ChatGPT on the go

There was a glitch in our email scheduling last week, so if you read this message in last week’s issue: “You may have noticed (or not), we’re publishing on a Tuesday (instead of Thursday) this week. With so much happening in the AI-world, I thought we should get this to you earlier going forward (maybe even more frequently…foreshadowing perhaps?).” – You probably thought, wait this is still Thursday! I think it should make sense this time around now that we fixed the issue. Oops!

Read on!

  • As OpenAI continues to release new functionality that pretty much kills off many 3rd party apps, they announced the availability of ChatGPT on your mobile phone. Currently the iOS (Apple) app is available (but only to the US market and slooooowwwwly released to markets outside of US) and they promise to release an Android version of the app as well.

    Why it’s exciting news? You’ll now have a second brain in your pocket AND initial response is the mobile app is even better than the web app version of ChatGPT. But I wouldn’t know since I’m not based in the US (just saying).
  • While developments in AI are exciting, we do have to remember in a business-context, entering confidential information into ChatGPT or similar AI-apps is still a big caveat. Companies, such as Apple, who are putting on the brakes on AI-apps usage within the work environment makes sense until they design their own usage guidelines (i.e. divulging confidential information).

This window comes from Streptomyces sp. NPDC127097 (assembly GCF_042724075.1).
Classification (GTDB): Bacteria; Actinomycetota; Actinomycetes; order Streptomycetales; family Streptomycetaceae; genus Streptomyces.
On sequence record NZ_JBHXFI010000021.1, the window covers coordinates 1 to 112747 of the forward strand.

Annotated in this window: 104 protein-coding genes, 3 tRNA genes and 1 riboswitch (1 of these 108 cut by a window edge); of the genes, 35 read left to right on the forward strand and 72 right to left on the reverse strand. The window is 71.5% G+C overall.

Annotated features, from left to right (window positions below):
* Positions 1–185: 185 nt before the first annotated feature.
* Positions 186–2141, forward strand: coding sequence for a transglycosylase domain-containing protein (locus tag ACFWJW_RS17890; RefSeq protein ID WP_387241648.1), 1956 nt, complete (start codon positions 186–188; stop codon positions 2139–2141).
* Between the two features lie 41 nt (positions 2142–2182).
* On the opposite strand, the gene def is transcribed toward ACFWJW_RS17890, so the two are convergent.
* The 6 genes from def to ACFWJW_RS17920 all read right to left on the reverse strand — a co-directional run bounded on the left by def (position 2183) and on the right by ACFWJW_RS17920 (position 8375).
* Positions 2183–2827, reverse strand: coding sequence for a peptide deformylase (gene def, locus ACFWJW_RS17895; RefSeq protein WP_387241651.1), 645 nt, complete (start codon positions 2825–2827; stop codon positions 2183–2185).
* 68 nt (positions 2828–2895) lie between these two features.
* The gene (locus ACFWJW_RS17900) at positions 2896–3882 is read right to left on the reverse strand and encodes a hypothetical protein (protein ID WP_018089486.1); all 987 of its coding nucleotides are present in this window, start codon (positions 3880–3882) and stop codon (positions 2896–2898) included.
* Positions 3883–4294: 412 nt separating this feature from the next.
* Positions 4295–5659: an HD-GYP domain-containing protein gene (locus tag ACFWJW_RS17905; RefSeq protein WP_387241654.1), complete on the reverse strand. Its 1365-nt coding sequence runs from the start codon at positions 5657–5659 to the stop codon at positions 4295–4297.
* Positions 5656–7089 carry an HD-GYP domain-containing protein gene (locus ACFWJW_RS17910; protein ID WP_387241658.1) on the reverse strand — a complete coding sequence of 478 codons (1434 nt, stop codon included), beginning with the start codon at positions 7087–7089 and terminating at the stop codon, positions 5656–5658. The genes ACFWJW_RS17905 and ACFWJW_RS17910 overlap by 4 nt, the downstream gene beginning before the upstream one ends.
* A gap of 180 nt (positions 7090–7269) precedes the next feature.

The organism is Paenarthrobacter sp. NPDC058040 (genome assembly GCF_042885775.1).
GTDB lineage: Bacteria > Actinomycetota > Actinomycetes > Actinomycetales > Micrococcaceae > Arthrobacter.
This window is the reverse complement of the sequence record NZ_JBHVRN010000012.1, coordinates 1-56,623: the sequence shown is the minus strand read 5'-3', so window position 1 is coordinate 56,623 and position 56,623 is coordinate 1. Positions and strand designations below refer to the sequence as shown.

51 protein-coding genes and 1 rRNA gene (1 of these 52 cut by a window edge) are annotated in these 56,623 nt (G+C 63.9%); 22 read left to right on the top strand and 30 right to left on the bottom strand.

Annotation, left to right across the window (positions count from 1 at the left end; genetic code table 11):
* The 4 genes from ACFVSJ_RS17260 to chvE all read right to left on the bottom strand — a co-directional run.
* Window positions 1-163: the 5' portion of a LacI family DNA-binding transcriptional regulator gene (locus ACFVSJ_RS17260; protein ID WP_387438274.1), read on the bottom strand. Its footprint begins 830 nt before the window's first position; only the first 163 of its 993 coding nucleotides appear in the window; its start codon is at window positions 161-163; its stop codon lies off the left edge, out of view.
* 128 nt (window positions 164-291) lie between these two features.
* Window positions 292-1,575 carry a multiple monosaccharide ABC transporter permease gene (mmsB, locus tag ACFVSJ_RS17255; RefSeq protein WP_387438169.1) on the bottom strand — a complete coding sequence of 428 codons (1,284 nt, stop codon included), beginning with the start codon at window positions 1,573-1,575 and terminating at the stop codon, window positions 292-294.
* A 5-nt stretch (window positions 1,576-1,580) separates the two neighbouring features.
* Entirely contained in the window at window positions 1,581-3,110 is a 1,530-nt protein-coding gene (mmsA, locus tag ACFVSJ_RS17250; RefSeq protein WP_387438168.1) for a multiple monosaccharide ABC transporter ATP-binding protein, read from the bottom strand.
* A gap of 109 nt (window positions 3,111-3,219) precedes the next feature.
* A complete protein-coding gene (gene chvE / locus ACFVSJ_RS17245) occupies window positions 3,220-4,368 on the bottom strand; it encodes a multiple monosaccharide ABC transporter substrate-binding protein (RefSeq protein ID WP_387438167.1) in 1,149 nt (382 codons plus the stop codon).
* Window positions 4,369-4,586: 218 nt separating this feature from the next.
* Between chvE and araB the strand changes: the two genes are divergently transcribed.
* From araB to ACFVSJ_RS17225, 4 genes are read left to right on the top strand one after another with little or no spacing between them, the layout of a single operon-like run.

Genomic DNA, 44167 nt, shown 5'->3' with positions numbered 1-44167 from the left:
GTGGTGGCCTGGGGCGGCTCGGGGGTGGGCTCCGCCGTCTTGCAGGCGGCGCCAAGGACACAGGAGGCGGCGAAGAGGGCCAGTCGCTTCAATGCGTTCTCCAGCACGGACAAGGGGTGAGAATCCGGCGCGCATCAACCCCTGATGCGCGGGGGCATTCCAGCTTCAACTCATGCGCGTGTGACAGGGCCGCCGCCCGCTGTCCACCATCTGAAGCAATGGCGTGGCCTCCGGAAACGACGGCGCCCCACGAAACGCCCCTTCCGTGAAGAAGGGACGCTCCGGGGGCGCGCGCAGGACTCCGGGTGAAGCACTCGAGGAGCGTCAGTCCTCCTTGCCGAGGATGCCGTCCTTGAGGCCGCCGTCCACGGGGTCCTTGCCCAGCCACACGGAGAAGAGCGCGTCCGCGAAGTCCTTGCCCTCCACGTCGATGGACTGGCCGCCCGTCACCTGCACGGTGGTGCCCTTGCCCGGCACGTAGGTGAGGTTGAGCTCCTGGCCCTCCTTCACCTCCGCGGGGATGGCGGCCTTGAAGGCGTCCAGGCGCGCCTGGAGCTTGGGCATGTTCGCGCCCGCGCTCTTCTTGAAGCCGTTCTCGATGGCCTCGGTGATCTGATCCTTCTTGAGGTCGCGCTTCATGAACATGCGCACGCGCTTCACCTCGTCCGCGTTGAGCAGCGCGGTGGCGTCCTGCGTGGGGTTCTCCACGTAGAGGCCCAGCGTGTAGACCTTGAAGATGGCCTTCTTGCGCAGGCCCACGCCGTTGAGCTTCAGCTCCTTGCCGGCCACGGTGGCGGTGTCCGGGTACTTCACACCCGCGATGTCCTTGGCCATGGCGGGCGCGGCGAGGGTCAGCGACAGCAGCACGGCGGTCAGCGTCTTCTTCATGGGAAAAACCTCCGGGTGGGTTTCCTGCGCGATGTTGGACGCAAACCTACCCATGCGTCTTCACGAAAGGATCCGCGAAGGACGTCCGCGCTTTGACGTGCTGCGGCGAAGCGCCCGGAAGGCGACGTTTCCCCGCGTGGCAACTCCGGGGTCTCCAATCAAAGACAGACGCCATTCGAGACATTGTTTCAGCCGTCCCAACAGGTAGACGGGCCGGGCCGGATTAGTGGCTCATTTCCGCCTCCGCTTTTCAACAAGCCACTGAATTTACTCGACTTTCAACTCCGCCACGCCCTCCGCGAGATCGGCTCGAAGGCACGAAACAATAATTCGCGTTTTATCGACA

• Running these massive AI models relies heavily on powerful hardware, computing power and chips. It’s the big tech bros, like Meta, are going all in on designing their own chips to specifically run AI models.
  • Some skeptics about how AI could disrupt jobs (e.g. massive job loss) probably don’t want to know that BT (British Telecom) the largest telecom in the UK, is slashing 55,000(!!!) jobs or 40% of their global workforce by 2030. They didn’t hold back saying 10K of those jobs are going to be replaced by AI.
  • Could AI doctors help with medical care shortages? Google’s medical AI, named MedPaLM 2 scored a 86.5% on a medical exam where the average human scored 60%.

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